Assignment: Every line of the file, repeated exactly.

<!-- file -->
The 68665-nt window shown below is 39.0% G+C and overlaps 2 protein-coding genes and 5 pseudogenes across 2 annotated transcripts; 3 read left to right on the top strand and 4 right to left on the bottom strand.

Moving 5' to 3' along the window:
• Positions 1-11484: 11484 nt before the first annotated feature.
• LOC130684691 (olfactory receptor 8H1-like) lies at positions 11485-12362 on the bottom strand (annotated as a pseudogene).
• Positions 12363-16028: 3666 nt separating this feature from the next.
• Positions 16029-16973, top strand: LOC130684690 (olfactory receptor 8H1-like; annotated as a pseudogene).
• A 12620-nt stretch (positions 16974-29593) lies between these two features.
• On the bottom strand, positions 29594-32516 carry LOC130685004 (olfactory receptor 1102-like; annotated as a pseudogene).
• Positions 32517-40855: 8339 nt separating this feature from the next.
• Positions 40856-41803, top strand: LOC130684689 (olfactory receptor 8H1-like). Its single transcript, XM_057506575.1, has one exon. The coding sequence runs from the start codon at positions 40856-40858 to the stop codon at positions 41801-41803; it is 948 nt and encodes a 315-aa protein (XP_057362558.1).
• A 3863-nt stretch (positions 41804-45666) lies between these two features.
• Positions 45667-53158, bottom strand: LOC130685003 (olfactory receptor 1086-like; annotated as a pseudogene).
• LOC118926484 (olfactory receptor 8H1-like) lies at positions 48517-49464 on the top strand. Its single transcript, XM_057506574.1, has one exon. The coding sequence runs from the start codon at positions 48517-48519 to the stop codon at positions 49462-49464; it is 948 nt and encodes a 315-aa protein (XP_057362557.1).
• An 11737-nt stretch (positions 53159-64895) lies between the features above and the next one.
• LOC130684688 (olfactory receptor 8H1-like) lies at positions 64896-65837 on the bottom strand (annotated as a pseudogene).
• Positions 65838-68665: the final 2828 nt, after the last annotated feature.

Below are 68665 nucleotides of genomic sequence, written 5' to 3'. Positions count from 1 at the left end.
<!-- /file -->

The 68665-nt window shown below is 39.0% G+C and overlaps 2 protein-coding genes and 5 pseudogenes across 2 annotated transcripts; 3 read left to right on the top strand and 4 right to left on the bottom strand.

Moving 5' to 3' along the window:
• Positions 1-11484: 11484 nt before the first annotated feature.
• LOC130684691 (olfactory receptor 8H1-like) lies at positions 11485-12362 on the bottom strand (annotated as a pseudogene).
• Positions 12363-16028: 3666 nt separating this feature from the next.
• Positions 16029-16973, top strand: LOC130684690 (olfactory receptor 8H1-like; annotated as a pseudogene).
• A 12620-nt stretch (positions 16974-29593) lies between these two features.
• On the bottom strand, positions 29594-32516 carry LOC130685004 (olfactory receptor 1102-like; annotated as a pseudogene).
• Positions 32517-40855: 8339 nt separating this feature from the next.
• Positions 40856-41803, top strand: LOC130684689 (olfactory receptor 8H1-like). Its single transcript, XM_057506575.1, has one exon. The coding sequence runs from the start codon at positions 40856-40858 to the stop codon at positions 41801-41803; it is 948 nt and encodes a 315-aa protein (XP_057362558.1).
• A 3863-nt stretch (positions 41804-45666) lies between these two features.
• Positions 45667-53158, bottom strand: LOC130685003 (olfactory receptor 1086-like; annotated as a pseudogene).
• LOC118926484 (olfactory receptor 8H1-like) lies at positions 48517-49464 on the top strand. Its single transcript, XM_057506574.1, has one exon. The coding sequence runs from the start codon at positions 48517-48519 to the stop codon at positions 49462-49464; it is 948 nt and encodes a 315-aa protein (XP_057362557.1).
• An 11737-nt stretch (positions 53159-64895) lies between the features above and the next one.
• LOC130684688 (olfactory receptor 8H1-like) lies at positions 64896-65837 on the bottom strand (annotated as a pseudogene).
• Positions 65838-68665: the final 2828 nt, after the last annotated feature.

Below are 68665 nucleotides of genomic sequence, written 5' to 3'. Positions count from 1 at the left end.